Simply put, most boxed chocolate cake mixes need more chocolate. I’ve successfully added up to 6 ounces of melted bittersweet chocolate (or Nutella) to box-cake batter. To enhance the richness of chocolate batters even more, add a spoonful of Kahlua, dark rum, or espresso. Pair with chocolate buttercream frosting.
For yellow cake, I like to add in a drop or two of maple flavoring, which packs more flavor than most vanilla extracts. And infusing the liquid in the batter or glaze with rosemary, lavender, or Earl Grey tea adds another level of sophistication. You can also add almond extract (sparingly; it’s potto give the cake a boost of warmth.
4. Change the shape.
A standard cake mix will make two 9″ rounds, but you don’t have to follow the rules. Use a springform pan (which makes for a taller, prouder cake), a Bundt pan for instant decoration, an extra-long loaf pan or two standard ones, or a muffin tin to make cupcakes. Note that, when baked in a deep pan, like a loaf or springform, the cake might require up to 80% longer cook time (don’t change the prescribed temperature); test to see if it’s done with a toothpick.
5. Add structure.
On their own, boxed cake mixes have a structure that’s loose and airy. But if you add ¼ cup flour or half a box of instant pudding mix, the texture of the cake becomes denser and tighter, ideal for a pound-cake-like consistency that will hold the shape of a Bundt pan. When possible I toss something into the bottom of the pan, like nuts or coconut, before adding the batter. The goodies in the bottom toast into a delicious topping, decorating the baked Bundt cake with little extra work from you.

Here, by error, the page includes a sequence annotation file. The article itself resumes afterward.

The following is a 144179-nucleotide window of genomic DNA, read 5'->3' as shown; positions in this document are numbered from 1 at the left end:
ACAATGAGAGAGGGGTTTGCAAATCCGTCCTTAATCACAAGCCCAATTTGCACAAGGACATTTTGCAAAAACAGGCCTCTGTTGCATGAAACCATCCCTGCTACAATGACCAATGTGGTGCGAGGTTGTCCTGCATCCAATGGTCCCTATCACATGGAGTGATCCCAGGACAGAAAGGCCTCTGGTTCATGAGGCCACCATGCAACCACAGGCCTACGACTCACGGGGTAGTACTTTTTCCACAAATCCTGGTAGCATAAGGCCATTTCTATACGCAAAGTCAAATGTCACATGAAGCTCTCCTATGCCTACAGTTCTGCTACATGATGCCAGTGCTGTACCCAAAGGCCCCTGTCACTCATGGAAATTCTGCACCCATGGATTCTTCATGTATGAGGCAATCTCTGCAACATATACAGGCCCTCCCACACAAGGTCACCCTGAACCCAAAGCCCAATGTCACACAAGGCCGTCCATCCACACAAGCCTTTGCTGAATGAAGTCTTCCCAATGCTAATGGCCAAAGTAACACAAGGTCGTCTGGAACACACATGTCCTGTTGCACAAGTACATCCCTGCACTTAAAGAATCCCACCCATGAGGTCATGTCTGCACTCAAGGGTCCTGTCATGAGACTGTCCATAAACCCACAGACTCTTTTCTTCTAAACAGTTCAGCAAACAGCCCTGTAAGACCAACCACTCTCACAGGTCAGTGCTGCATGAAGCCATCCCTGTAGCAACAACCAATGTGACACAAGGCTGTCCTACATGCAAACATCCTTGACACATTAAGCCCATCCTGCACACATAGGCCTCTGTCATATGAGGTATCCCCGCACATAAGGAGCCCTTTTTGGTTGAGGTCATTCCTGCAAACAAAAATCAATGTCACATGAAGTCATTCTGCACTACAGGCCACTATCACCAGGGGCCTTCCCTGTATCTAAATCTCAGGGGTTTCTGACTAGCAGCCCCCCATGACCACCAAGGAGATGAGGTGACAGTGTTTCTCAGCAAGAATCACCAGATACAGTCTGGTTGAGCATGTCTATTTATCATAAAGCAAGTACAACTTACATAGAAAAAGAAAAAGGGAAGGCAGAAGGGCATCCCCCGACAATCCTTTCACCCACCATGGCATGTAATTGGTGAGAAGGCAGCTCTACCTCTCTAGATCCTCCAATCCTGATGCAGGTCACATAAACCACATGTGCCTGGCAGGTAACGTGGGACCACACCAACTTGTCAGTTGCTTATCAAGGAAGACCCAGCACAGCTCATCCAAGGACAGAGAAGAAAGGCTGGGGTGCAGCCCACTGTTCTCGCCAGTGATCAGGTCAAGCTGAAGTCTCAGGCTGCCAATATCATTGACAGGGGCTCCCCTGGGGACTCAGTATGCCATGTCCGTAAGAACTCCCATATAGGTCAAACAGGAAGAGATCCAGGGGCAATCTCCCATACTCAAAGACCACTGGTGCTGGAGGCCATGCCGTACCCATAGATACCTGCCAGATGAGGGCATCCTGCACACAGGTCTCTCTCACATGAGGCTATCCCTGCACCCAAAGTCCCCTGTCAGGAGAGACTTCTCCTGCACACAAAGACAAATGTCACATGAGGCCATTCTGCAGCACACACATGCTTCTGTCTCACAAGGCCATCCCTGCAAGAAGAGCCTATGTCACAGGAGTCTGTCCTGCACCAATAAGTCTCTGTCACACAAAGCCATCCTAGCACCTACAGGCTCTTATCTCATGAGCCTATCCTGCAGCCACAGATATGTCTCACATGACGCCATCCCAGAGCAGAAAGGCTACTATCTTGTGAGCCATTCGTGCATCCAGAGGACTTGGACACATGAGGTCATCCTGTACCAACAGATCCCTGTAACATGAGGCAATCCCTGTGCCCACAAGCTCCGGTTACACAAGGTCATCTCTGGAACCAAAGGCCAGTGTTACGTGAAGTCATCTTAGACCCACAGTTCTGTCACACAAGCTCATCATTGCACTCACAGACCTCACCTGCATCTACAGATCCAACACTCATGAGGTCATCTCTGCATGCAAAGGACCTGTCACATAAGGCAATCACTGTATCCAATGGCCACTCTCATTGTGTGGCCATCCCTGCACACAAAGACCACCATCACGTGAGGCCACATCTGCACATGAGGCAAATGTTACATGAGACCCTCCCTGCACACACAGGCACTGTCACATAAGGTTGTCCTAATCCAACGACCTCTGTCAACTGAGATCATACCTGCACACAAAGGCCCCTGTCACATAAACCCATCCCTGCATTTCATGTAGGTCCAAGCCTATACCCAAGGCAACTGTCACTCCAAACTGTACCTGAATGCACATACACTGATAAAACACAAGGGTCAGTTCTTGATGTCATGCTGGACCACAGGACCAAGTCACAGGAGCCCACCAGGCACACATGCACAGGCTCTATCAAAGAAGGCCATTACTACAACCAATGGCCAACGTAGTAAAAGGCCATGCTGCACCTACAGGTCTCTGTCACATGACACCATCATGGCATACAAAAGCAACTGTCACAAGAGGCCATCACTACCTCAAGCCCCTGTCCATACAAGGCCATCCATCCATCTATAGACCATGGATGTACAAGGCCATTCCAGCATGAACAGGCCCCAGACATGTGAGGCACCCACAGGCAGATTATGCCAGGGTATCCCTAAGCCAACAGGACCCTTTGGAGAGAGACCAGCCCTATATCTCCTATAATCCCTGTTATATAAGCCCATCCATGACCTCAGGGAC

6. Make it a looker.
The time saved by using boxed cake mix can be repurposed into presenting something gorgeous. Here are my favorite tricks: Hide softly whipped cream, chocolate ganache, or a smear of cream cheese frosting between the layers, then frost the top and sides of the cake lightly with your favorite homemade frosting in a barely naked fashion, which means spreading the frosting around the sides, then pulling it off with spatula or bench scraper to leave just a thin coating.
Or get whimsical with color-in-layer cakes. Divide the yellow batter into thirds and dye each portion with coordinating flavors or colors. Think matcha for green, cocoa powder or melted chocolate for brown, a tablespoon or two of strawberry gelatin for pinkish-red, or any food coloring powder that fits your mood or the occasion. Bake a few differently-hued layers, slice them in half horizontally for even more layers, and alternate the colors as you stack and frost. Don’t forget the sprinkles—confetti cake doesn’t have to come from, well, a box.
And when you’re in a complete rush and don’t have time to doctor up the batter, pour it into a cast-iron skillet full of sautéed apples or bananas and rum or chunks of fresh mango or pineapple, and turn that cake upside-down.
Now to tackle those boxed brownies →
Anne Byrn is the bestselling author of The Cake Mix Doctor and A New Take on Cake. She lives and bakes in Nashville and writes the Substack newsletter, Between the Layers. Additional reporting contributed by Zoe Denenberg.
Originally Appeared on Bon Appétit